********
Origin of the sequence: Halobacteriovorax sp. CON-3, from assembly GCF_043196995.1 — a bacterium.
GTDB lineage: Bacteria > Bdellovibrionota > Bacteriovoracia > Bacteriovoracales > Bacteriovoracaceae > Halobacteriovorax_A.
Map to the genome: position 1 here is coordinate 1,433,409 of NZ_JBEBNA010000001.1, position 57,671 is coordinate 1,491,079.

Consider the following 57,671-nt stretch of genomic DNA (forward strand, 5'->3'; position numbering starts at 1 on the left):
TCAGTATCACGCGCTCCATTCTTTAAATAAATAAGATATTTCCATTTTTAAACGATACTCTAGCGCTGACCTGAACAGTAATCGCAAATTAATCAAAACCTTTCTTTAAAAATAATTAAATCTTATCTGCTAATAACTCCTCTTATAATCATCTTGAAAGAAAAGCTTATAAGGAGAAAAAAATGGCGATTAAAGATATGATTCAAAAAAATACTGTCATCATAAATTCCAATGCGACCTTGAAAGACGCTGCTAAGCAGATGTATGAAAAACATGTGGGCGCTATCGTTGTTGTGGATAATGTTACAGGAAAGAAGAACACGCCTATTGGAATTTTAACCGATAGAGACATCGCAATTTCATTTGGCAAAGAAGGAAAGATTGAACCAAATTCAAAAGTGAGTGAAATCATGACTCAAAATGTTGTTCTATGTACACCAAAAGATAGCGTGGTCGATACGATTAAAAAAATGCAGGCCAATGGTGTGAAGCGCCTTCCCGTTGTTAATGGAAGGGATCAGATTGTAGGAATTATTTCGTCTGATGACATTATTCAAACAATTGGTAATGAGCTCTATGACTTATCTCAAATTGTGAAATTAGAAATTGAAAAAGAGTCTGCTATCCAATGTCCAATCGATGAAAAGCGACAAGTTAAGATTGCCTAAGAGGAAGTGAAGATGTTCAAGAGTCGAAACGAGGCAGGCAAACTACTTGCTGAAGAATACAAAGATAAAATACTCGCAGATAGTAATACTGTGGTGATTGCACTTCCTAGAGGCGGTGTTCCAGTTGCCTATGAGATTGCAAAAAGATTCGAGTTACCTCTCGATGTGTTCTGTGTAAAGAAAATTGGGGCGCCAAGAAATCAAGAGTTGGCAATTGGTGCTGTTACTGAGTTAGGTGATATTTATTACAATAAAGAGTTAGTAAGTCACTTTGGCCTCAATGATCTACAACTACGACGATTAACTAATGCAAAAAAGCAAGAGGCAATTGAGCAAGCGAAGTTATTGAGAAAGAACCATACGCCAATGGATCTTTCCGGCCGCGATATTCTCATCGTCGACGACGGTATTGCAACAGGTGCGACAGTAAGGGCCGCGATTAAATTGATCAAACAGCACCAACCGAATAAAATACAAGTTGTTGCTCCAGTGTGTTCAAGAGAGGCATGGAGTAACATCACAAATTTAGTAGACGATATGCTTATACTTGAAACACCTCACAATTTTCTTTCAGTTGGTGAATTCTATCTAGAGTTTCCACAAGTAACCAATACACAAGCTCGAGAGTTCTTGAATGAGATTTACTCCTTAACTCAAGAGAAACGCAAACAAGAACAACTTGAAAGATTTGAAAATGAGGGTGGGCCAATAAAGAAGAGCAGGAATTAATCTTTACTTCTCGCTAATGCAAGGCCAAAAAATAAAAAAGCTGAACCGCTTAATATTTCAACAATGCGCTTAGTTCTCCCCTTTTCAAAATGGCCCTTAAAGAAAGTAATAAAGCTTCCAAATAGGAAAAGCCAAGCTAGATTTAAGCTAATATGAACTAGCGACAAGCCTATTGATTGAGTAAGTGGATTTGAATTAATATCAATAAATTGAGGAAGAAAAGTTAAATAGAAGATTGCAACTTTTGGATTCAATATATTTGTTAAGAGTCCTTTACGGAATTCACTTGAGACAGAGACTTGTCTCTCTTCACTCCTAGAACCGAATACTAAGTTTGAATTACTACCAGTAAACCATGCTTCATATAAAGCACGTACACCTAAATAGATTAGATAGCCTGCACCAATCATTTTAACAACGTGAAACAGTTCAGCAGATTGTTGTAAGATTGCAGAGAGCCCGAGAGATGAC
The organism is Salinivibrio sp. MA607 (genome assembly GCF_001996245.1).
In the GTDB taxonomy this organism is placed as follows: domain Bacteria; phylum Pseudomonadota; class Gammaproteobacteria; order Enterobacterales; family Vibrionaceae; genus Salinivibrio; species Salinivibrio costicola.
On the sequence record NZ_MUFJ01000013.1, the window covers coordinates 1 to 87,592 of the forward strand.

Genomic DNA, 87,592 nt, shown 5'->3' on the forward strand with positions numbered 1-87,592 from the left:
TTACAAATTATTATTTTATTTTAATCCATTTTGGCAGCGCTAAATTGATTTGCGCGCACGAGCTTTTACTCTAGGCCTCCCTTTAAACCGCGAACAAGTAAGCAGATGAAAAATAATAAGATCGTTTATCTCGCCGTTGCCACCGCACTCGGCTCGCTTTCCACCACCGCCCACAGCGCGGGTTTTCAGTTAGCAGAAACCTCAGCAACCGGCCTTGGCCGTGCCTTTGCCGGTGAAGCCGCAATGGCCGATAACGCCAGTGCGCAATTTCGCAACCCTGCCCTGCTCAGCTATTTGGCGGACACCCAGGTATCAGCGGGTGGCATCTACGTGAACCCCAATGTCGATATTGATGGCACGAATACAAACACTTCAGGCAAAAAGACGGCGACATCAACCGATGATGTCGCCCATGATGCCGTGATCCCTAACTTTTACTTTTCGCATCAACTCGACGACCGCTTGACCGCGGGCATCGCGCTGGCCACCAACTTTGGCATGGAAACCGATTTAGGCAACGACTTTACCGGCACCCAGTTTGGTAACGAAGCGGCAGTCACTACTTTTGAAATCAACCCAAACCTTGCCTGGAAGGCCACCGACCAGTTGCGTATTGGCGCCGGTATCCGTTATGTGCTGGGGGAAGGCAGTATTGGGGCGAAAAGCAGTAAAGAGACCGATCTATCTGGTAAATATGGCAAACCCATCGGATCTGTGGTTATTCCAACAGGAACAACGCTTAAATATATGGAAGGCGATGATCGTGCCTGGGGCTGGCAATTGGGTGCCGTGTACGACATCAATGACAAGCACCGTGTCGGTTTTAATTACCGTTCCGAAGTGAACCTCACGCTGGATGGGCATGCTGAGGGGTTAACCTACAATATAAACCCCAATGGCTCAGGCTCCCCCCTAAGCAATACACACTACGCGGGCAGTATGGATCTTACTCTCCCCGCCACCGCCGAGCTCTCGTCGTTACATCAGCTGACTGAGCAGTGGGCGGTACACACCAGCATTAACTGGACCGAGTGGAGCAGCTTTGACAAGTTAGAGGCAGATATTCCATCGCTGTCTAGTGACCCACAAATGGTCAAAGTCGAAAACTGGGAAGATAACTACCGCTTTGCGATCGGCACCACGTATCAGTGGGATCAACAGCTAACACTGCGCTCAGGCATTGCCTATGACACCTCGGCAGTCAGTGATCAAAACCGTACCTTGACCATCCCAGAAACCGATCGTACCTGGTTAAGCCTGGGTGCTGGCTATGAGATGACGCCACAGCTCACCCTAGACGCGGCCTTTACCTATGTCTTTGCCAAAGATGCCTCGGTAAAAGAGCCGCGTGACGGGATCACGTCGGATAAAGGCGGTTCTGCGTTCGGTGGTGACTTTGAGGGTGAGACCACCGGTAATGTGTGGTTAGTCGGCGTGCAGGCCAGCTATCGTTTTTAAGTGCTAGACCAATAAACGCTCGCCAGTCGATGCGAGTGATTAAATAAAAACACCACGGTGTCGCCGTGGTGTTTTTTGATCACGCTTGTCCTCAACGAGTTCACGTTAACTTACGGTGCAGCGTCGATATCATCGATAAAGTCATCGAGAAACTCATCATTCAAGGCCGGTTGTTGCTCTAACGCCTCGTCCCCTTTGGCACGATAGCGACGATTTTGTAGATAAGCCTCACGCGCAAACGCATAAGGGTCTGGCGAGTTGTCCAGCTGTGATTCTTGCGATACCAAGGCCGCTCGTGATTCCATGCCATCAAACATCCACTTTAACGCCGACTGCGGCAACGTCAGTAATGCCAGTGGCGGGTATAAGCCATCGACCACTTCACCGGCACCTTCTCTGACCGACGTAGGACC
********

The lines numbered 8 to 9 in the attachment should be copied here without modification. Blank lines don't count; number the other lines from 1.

On the sequence record NZ_MUFJ01000013.1, the window covers coordinates 1 to 87,592 of the forward strand.

Genomic DNA, 87,592 nt, shown 5'->3' on the forward strand with positions numbered 1-87,592 from the left: